Jetstream seeks to boost voice over broadband

The company introduces new products intended to encourage carriers to deliver voice-over-broadband services--or multiple phone calls over a single high-speed Net connection--more quickly.

2 min read
Aiming to jump-start a market that has yet to take off, Jetstream Communications on Monday introduced a new package of products and services intended to encourage carriers to deliver voice-over-broadband services more quickly.

The package, Jetstream Formation, includes improved gear, new software, and marketing and sales plans. Jetstream is a privately held maker of communications equipment designed to deliver multiple voice phone calls over a single high-speed, or "broadband," Internet connection.

The Formation strategy includes new capabilities for Jetstream's primary voice gateway product, which links circuit-switched and Internet networks. Formation also includes upgraded network-management software and a new integrated access device--the equipment installed at the customer's home or office.

In addition, Jetstream has developed several new marketing, sales and pricing programs that are designed to eliminate the guesswork of offering the service commercially for carriers.

Many communications carriers, including digital subscriber line (DSL) providers, continue merely to test voice-over-broadband gear, and Jetstream hopes to prod them to offer the service commercially.

"Coming up with complete programs for sales and marketing is a critical part of a vendor's success because they're dependent on the service providers," said Beth Gage, vice president of consulting at TeleChoice, a communications consulting firm.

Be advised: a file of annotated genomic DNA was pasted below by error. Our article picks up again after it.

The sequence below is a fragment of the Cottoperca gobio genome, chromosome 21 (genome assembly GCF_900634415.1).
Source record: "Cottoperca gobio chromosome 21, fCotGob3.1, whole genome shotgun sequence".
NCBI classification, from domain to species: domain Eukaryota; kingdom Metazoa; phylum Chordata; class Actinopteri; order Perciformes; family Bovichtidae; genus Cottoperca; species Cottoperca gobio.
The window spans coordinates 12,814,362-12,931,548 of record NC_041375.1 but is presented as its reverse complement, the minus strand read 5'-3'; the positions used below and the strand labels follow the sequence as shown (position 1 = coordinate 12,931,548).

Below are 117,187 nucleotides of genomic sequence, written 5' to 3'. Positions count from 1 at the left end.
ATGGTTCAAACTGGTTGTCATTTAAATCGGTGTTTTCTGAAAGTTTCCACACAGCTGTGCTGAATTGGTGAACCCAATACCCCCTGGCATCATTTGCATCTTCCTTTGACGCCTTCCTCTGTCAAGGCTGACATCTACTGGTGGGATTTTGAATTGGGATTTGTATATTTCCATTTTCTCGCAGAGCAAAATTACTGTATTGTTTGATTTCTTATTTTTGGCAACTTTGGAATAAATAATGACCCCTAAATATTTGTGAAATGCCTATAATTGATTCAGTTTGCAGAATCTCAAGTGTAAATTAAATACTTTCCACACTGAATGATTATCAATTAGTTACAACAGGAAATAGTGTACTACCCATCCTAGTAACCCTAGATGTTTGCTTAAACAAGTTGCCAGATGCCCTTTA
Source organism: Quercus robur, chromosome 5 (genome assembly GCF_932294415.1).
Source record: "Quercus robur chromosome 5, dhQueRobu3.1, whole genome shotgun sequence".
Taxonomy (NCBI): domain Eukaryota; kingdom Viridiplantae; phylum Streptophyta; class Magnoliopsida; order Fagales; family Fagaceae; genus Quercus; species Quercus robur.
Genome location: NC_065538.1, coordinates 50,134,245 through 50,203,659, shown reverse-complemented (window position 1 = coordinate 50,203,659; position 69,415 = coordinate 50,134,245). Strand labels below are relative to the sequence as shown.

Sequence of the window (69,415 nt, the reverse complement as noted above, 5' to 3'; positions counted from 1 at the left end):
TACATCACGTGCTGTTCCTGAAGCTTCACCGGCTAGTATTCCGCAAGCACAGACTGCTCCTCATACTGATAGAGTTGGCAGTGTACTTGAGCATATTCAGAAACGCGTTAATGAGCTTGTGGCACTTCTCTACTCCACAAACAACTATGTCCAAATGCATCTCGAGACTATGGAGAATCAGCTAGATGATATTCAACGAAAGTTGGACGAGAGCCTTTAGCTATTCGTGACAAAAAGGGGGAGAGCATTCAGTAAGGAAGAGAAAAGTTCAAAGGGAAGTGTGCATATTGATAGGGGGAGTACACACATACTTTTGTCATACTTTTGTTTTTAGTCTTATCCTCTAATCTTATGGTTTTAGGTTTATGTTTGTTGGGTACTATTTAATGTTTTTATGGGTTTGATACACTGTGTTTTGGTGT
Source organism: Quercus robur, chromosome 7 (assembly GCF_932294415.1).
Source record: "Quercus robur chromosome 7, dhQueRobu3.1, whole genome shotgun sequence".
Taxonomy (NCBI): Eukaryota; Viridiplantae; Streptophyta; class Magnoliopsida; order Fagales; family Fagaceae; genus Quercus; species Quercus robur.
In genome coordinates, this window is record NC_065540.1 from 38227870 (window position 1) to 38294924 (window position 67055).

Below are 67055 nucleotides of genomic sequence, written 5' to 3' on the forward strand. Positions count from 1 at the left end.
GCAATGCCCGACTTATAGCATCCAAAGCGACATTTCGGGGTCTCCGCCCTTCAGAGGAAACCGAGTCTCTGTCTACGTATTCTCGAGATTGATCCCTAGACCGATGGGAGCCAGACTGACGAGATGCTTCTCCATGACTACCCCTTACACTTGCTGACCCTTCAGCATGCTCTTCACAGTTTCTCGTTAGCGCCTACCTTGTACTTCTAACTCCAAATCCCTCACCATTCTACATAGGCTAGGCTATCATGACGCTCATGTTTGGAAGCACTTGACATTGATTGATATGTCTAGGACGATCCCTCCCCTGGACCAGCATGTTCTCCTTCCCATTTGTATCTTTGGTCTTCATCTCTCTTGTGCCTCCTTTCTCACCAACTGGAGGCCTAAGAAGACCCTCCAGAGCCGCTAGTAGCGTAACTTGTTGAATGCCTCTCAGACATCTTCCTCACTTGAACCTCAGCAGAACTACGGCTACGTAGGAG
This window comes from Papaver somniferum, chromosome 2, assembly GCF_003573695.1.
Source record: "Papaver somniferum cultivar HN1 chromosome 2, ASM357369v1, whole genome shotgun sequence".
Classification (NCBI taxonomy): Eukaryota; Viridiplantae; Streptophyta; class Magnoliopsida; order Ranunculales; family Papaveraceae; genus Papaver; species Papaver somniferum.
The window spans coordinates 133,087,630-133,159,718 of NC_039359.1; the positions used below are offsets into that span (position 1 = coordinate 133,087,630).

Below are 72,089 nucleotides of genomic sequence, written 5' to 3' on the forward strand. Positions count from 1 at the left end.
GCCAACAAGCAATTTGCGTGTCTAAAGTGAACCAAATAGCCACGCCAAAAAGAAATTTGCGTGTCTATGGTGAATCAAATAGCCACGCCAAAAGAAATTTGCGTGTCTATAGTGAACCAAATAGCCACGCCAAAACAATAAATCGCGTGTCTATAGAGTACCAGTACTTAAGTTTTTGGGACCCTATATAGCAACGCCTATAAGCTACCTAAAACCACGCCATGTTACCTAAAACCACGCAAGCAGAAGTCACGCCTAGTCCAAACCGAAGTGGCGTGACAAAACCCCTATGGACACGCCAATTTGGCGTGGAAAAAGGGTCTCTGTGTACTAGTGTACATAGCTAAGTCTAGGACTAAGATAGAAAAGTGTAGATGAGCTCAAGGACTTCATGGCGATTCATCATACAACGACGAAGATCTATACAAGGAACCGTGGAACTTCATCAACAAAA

Overall, equipment providers must make deploying their gear as easy as possible, an accomplishment that Jetstream hopes to foster, Gage said.

Jetstream's primary competitors, including TollBridge Technologies, CopperCom, General Bandwidth and Accelerated Networks, also are eager for the market to begin growing.

Voice-over-broadband service is aimed primarily at home offices and small and midsized businesses. A single high-speed Net connection can be split, allowing customers to use part of the bandwidth for high-speed Net access and the remainder for several phone lines. The simplicity and lower cost is attractive to business customers.

However, many carriers have been slow to deploy voice-over-broadband services.

The Baby Bell local-phone companies are unlikely to rush to offer the technology because it cuts into their core business. And smaller competitors, such as Rhythms NetConnections, NorthPoint Communications and Covad Communications, have been busy building out their networks, seeking funding, signing up reseller and content partners, and focusing on a variety of other priorities. Although voice-over-broadband could provide new revenue for these providers, they have yet to broadly offer it.

According to TeleChoice, only 40,000 customers will use a voice-over-DSL service this year, but the market is projected to grow to 2 million lines by 2004.